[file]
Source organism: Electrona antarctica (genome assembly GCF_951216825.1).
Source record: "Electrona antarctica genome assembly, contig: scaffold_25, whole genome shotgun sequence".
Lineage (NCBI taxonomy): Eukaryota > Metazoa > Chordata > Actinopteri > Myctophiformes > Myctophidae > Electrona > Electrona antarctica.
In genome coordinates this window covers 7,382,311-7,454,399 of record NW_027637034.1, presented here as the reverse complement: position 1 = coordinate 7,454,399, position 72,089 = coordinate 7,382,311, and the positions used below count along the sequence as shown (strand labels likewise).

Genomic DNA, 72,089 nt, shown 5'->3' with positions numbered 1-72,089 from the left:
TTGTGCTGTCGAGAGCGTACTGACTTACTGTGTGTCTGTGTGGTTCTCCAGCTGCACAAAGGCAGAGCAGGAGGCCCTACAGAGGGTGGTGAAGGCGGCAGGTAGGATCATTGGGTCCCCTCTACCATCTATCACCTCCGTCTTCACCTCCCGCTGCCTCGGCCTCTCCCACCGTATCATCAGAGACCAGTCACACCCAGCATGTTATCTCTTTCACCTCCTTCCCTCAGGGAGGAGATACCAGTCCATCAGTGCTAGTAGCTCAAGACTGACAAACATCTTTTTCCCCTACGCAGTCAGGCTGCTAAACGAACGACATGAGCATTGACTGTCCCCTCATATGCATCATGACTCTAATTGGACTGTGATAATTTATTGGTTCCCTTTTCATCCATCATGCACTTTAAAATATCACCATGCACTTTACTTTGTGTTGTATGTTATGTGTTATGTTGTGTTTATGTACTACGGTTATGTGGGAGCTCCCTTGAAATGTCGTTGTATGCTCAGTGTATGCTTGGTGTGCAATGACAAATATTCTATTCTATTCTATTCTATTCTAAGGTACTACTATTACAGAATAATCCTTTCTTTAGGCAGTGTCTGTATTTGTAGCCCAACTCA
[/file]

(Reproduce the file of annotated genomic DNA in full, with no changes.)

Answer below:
Source organism: Electrona antarctica (genome assembly GCF_951216825.1).
Source record: "Electrona antarctica genome assembly, contig: scaffold_25, whole genome shotgun sequence".
Lineage (NCBI taxonomy): Eukaryota > Metazoa > Chordata > Actinopteri > Myctophiformes > Myctophidae > Electrona > Electrona antarctica.
In genome coordinates this window covers 7,382,311-7,454,399 of record NW_027637034.1, presented here as the reverse complement: position 1 = coordinate 7,454,399, position 72,089 = coordinate 7,382,311, and the positions used below count along the sequence as shown (strand labels likewise).

Genomic DNA, 72,089 nt, shown 5'->3' with positions numbered 1-72,089 from the left:
TTGTGCTGTCGAGAGCGTACTGACTTACTGTGTGTCTGTGTGGTTCTCCAGCTGCACAAAGGCAGAGCAGGAGGCCCTACAGAGGGTGGTGAAGGCGGCAGGTAGGATCATTGGGTCCCCTCTACCATCTATCACCTCCGTCTTCACCTCCCGCTGCCTCGGCCTCTCCCACCGTATCATCAGAGACCAGTCACACCCAGCATGTTATCTCTTTCACCTCCTTCCCTCAGGGAGGAGATACCAGTCCATCAGTGCTAGTAGCTCAAGACTGACAAACATCTTTTTCCCCTACGCAGTCAGGCTGCTAAACGAACGACATGAGCATTGACTGTCCCCTCATATGCATCATGACTCTAATTGGACTGTGATAATTTATTGGTTCCCTTTTCATCCATCATGCACTTTAAAATATCACCATGCACTTTACTTTGTGTTGTATGTTATGTGTTATGTTGTGTTTATGTACTACGGTTATGTGGGAGCTCCCTTGAAATGTCGTTGTATGCTCAGTGTATGCTTGGTGTGCAATGACAAATATTCTATTCTATTCTATTCTATTCTAAGGTACTACTATTACAGAATAATCCTTTCTTTAGGCAGTGTCTGTATTTGTAGCCCAACTCA